Google Pixel 4 XL glass backs are prying off — and it gets worse

(Image credit: Tom's Guide)

Wear and tear is an inevitability with any tech product. Smartphones are especially vulnerable, given that we carry them around and use them every day. But a disconcertingly large group of Google Pixel 4 XL owners have found that their devices are aging in quite a strange and potentially dangerous way.

Within the last several weeks, a number of threads have surfaced on Reddit as well as Google's own support forum from various Pixel 4 XL owners, with reports of the glass back of the XL model specifically lifting off the device's chassis. The testimonies are frighteningly similar, as users claim that the gap created between the glass and the handset's body is wide enough to wedge a fingernail in. Android Authority first reported the phenomenon.

At first, the culprit seemed unclear; it could've been something as benign but frustrating as a lack or improper use of adhesive. But it turns out the cause may be much graver than that.

A response in one such Reddit thread, from a user who claims to be a uBreakiFix employee, suggests that the Pixel 4 XL model in particular is prone to battery expansion, due to "brittle" battery connectors that often fail. "It is a major issue with the 4 XL series and I don't understand why Google is not supporting it properly," the message reads.

Another commenter who also reportedly works at uBreakiFix, says that they "saw a 4 XL with the battery connector issue just last week." They also add that they've never noticed a standard Pixel 4 suffer from this problem, which may explain why every user's complaint pertains to the larger Pixel specifically, and lends credence to the theory that the connectors particularly in the XL model are to blame.

An example of a Pixel 4 XL affected by the issue. Notice the gap between the glass back and the phone's frame near the top edge.

An example of a Pixel 4 XL affected by the issue. Notice the gap between the glass back and the phone's frame near the top edge. (Image credit: Александр Трощенко via Google Help)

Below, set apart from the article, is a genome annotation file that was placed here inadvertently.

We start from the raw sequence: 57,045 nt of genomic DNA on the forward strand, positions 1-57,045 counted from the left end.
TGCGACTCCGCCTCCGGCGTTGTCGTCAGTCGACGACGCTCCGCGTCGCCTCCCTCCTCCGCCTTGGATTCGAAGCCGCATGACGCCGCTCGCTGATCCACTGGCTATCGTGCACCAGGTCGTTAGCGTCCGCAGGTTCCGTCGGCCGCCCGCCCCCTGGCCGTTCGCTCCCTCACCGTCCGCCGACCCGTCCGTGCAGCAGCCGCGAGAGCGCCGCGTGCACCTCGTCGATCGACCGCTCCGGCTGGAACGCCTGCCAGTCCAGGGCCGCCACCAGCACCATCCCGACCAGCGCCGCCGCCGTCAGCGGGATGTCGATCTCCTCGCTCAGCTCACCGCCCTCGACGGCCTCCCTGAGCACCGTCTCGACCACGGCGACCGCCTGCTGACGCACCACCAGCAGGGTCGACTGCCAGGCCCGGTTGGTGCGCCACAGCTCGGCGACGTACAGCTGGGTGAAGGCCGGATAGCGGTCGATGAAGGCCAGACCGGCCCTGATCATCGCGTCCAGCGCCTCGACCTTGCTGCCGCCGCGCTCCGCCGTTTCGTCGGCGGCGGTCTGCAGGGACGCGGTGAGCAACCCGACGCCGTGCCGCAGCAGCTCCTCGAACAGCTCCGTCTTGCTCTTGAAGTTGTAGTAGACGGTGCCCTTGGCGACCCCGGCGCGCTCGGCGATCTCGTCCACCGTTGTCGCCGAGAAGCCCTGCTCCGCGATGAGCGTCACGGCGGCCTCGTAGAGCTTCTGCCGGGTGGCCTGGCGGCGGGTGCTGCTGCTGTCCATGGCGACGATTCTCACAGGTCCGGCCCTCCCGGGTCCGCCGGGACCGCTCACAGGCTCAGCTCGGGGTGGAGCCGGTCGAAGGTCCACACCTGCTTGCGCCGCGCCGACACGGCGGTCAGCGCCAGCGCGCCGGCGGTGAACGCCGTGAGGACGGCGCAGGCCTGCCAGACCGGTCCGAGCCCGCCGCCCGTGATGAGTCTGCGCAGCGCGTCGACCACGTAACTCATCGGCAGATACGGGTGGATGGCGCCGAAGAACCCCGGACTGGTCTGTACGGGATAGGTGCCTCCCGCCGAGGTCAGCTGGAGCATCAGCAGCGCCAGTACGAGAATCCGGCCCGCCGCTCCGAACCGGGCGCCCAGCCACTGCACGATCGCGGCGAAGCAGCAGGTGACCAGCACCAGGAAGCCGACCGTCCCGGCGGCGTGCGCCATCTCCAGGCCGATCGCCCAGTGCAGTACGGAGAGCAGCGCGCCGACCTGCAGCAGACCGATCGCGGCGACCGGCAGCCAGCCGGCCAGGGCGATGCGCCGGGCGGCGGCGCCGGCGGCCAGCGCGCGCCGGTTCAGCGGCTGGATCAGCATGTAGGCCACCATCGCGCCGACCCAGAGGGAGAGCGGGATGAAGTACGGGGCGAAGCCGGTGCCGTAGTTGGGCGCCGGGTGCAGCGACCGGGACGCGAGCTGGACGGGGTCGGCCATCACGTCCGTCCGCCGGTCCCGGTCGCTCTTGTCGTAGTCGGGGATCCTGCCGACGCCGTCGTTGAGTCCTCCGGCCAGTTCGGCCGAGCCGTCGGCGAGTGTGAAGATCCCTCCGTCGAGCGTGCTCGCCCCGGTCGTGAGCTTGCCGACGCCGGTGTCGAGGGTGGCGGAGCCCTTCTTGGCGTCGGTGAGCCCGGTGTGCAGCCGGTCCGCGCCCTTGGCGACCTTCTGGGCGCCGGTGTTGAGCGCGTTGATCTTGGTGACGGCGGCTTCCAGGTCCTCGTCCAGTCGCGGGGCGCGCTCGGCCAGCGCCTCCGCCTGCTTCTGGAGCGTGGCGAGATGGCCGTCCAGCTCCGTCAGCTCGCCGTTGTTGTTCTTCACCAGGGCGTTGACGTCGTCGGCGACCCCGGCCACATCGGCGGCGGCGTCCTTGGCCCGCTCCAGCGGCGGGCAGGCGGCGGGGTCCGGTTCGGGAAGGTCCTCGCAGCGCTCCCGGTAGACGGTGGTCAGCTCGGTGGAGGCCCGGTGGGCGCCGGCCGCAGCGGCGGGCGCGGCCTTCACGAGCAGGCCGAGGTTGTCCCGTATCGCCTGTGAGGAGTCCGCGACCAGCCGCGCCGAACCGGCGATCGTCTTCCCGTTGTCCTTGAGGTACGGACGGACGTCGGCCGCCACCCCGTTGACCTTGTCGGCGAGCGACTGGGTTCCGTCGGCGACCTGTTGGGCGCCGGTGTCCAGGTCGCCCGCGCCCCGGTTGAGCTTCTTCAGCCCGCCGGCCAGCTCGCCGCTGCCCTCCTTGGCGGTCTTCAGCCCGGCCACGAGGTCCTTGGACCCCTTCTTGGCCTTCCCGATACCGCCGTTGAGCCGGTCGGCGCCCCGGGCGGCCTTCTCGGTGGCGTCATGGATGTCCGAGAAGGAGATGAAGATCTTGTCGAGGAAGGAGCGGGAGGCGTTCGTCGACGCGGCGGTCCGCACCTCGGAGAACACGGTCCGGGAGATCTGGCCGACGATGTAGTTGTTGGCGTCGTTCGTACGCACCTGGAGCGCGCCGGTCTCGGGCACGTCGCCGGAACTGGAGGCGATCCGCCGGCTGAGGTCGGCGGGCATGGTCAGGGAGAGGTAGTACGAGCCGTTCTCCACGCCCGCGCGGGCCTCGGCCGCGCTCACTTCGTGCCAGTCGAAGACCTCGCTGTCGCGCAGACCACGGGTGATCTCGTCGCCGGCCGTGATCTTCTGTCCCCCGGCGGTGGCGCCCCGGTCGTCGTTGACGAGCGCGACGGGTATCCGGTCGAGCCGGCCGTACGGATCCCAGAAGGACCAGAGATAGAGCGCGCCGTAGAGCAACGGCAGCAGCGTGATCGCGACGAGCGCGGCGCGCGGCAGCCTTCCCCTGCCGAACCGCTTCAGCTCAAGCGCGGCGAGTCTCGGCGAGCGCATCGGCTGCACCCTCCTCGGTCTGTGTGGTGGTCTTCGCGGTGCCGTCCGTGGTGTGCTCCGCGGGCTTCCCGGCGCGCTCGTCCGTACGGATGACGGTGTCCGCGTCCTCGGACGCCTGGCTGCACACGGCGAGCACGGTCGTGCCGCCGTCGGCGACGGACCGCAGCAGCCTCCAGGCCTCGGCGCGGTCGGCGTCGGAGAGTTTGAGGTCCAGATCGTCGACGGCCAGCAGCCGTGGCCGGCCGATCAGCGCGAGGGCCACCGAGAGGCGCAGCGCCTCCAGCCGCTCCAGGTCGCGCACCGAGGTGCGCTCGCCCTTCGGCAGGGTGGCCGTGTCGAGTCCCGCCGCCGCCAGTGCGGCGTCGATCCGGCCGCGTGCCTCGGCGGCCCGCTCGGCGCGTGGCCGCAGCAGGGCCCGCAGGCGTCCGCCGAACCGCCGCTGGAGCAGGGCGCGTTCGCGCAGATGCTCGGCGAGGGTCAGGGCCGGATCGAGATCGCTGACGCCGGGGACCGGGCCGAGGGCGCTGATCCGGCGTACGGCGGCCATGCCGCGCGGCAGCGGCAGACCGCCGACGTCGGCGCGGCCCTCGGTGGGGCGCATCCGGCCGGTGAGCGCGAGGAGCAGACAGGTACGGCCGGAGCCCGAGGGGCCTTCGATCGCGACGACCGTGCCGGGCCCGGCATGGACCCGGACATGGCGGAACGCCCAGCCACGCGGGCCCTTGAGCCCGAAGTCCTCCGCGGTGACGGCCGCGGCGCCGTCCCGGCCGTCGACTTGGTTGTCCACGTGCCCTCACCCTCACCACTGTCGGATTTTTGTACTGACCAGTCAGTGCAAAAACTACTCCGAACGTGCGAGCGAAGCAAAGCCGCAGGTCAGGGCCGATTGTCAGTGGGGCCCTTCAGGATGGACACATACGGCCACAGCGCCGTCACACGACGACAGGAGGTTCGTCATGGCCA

For what it's worth, Tom's Guide has a Pixel 4 XL, and we haven't encountered this problem. Of course, we primarily use the phone for testing camera phones and Android apps, so it doesn't face the stress of daily use and frequent charging.

Unfortunately, it doesn't seem as if Google is responding swiftly or effectively to this issue yet, according to online forums. Some Pixel 4 XL owners who have had their devices replaced under warranty by Google are claiming that their new phones are falling victim to the same affliction. We've reached out to Google for clarification the situation and will update this story with anything we hear.

It looks to be a messy situation for Google, who, it must be said, has certainly been here before. There were the class-action lawsuits for the LG Nexus 5X's bootloop issue, and the Huawei Nexus 6P's battery woes — those were Google-branded phones prior to the launch of the Pixel line. Then, once Google started manufacturing its own Pixel devices, there was the first-generation model's faulty microphone, which also became the focus of another class-action settlement.

However, glass extricating itself from a device due to an expanding battery would be the worst oversight yet. Swollen batteries are more prone to combustion, and though we stress that we haven't come across any reports of exploding Pixel 4 XL devices at this time, the nature of the phenomenon doesn't instill confidence.

Back in May, Google CEO Sundar Pichai infamously admitted to The Verge that "hardware is hard." It was perhaps a cute way of diffusing problems that a company of Google's size, with all its resources and expertise, should be able to overcome. Unfortunately, hardware doesn't look to be getting any easier for Mountain View.

Adam Ismail is a staff writer at Jalopnik and previously worked on Tom's Guide covering smartphones, car tech and gaming. His love for all things mobile began with the original Motorola Droid; since then he’s owned a variety of Android and iOS-powered handsets, refusing to stay loyal to one platform. His work has also appeared on Digital Trends and GTPlanet. When he’s not fiddling with the latest devices, he’s at an indie pop show, recording a podcast or playing Sega Dreamcast.